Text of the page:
Saint Kitts (Christopher) and Nevis gained independence from Britain in 1983. English is the native language of 44,100 people.

 Saint Lucia was a Crown Colony until 1983. English is native as well as French Creole (patois).

 Saint Vincent and the Grenadines was administered as a British colony within the Windward Islands group from 1833 until 1960, when it became a separate administrative unit linked with the Federation of the West Indies. The federation fell apart in 1962, and after lengthy discussion, St. Vincent became a self-governing state in association with the United Kingdom seven years later. On 27 October 1979, St. Vincent and the Grenadines achieved full independence as a member of the Commonwealth.

 Trinidad and Tobago gained independence from Britain in 1962. Besides English as a native language, Hindi, French and Spanish are spoken. Calypso is considered to be the national folk song of Trinidad and Tobago and the music of the Caribbean after the emancipation of the slaves. Radinito recently wrote an article about the Trinidadian singer Calypso Rose – a living legend and the ambassador of Caribbean music: Mamá Caribe.

 The UK Caribbean Overseas Territories – COTs  (formerly known as Dependent Territories). The collapse of the Federation of the West Indies precipitated a period of decolonization in the English-speaking Caribbean, which began with Jamaica and Trinidad and Tobago in 1962. By the end of 1983, British colonial responsibilities in the Caribbean extended to only five territories (Anguilla, British Virgin Islands, Cayman Islands, Montserrat, and Turks and Caicos Islands). Bermuda located in the West Atlantic stayed also under UK control.

“[A] big change to the relationship between Britain and its Overseas Territories came with the announcement that British citizenship, and so the right of abode, would be offered to citizens of the Overseas Territories [hitherto only the Falkland Islanders and Gibraltarians had enjoyed such status]. British citizenship rights for Territory residents were gradually restricted under a series of Immigration Acts in the 1960s and early 1970s. The final change came with the British Nationality Act 1981, which created a British Dependent Territories citizenship, a status separate from those with British citizenship. Only the latter group had the right of abode in the UK. However, with the transfer of Hong Kong’s sovereignty to China on 30 June 1997, the population of Britain’s Dependencies amounted to only 186,000 and therefore posed no conceivable threat to a country of well over [7] million people. In addition, not all of the resident population of the Dependent Territories were citizens, and these were not included in the change. For example, only 19,000 of the Cayman Islands’ resident population of 33,600 were Caymanian. Further, approximately 70 percent of the total population of the Territories had a higher income per head than Britain, and as was suggested, “residents [of the Territories] might well be more likely to want to stay where they are”. (…) The resulting White Paper acknowledged the UK’s responsibilities and promised to offer citizenship to those residents of the Territories to whom no other national citizenship was available”.  (Extract from Peter Clegg’s article: “The UK Caribbean Overseas Territories. Extended Statehood and the Process of Policy Convergence”, 2005). Therefore, all these territory residents now qualify for British citizenship under the British Overseas Territories Act of 2002.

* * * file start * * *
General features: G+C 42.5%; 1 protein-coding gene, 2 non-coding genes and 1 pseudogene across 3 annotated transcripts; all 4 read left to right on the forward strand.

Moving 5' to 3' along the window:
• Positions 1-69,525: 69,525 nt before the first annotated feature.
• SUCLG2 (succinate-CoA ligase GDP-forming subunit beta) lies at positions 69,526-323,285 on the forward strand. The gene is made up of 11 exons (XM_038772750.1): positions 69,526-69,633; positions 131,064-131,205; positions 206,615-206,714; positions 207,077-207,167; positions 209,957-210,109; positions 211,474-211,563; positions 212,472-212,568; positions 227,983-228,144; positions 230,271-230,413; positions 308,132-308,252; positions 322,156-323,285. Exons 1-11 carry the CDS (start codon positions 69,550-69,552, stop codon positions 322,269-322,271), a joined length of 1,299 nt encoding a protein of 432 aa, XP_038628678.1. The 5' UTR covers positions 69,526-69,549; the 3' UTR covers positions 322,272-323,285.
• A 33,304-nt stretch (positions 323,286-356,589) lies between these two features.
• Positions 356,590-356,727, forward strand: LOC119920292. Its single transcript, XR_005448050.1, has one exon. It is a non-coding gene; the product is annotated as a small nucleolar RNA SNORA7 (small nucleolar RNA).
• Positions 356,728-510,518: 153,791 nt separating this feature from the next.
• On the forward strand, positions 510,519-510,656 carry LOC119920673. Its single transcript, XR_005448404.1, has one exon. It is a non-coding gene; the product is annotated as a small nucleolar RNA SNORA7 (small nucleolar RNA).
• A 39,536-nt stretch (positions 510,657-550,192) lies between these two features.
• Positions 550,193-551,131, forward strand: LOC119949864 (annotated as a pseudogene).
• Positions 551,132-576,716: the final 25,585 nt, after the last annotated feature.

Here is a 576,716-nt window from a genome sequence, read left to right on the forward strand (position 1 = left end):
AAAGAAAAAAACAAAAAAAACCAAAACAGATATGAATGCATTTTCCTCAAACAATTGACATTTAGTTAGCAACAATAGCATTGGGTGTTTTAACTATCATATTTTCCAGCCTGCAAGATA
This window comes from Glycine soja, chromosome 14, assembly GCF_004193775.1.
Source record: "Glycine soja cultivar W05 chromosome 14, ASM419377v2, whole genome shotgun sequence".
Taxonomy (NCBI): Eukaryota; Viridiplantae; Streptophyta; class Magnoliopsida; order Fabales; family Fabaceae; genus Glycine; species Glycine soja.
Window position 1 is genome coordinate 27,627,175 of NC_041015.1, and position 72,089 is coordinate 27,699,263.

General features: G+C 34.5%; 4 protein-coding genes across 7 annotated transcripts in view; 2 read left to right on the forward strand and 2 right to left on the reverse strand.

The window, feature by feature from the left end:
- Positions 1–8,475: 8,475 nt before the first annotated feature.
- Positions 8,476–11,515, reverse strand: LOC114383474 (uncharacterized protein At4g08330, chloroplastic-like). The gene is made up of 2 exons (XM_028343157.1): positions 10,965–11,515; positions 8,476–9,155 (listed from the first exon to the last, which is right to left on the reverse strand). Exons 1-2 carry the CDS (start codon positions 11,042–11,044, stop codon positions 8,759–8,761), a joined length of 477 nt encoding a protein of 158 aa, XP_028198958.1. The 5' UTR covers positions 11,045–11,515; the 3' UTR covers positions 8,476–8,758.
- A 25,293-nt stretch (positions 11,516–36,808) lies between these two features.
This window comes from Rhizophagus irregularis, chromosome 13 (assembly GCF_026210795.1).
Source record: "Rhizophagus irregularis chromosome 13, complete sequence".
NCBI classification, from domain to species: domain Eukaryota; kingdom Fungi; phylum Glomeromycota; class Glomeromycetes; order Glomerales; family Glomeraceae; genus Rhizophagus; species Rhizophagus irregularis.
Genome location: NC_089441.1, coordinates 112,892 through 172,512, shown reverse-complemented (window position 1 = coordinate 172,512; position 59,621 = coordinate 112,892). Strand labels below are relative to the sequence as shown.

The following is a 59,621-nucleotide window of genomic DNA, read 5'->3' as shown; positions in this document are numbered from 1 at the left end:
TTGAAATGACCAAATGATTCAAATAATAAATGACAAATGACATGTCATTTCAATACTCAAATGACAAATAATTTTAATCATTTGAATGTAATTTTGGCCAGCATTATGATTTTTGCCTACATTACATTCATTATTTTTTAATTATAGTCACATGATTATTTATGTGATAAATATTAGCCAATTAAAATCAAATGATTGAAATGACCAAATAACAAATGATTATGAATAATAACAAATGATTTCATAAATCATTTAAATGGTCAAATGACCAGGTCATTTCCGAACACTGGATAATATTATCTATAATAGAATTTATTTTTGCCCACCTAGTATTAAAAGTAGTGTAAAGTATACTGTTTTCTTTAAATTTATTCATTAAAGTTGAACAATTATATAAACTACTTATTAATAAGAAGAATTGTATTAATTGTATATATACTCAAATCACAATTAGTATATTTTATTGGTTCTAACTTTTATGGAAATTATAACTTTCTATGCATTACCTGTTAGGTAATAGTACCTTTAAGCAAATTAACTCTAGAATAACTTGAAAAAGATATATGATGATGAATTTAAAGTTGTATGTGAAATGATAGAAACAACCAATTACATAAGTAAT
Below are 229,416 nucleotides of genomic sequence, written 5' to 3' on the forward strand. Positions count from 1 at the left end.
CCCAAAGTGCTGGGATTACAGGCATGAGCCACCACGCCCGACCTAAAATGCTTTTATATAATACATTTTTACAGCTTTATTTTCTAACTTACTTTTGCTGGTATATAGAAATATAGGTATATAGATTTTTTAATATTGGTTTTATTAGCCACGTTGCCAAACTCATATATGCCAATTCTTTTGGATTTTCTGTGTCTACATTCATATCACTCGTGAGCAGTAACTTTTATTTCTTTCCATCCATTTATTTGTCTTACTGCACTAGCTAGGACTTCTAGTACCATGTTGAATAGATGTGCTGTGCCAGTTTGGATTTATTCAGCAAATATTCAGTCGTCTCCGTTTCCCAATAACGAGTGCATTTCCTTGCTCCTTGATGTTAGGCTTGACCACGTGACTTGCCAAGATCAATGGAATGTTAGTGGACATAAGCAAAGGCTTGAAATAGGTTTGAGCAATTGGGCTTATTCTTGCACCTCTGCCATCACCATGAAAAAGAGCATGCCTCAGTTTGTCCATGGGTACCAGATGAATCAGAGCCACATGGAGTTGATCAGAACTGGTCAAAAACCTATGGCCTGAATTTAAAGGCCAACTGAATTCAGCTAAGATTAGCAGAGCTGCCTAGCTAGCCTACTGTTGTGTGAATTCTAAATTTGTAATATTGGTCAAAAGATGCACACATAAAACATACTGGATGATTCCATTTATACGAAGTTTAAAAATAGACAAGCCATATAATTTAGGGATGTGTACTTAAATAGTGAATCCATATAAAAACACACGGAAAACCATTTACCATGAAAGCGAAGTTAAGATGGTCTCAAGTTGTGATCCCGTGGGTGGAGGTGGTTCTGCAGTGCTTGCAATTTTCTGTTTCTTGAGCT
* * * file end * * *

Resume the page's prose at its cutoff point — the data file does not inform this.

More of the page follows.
Anguilla is a dependent territory of the UK, therefore English is not only the official, but the native language as well.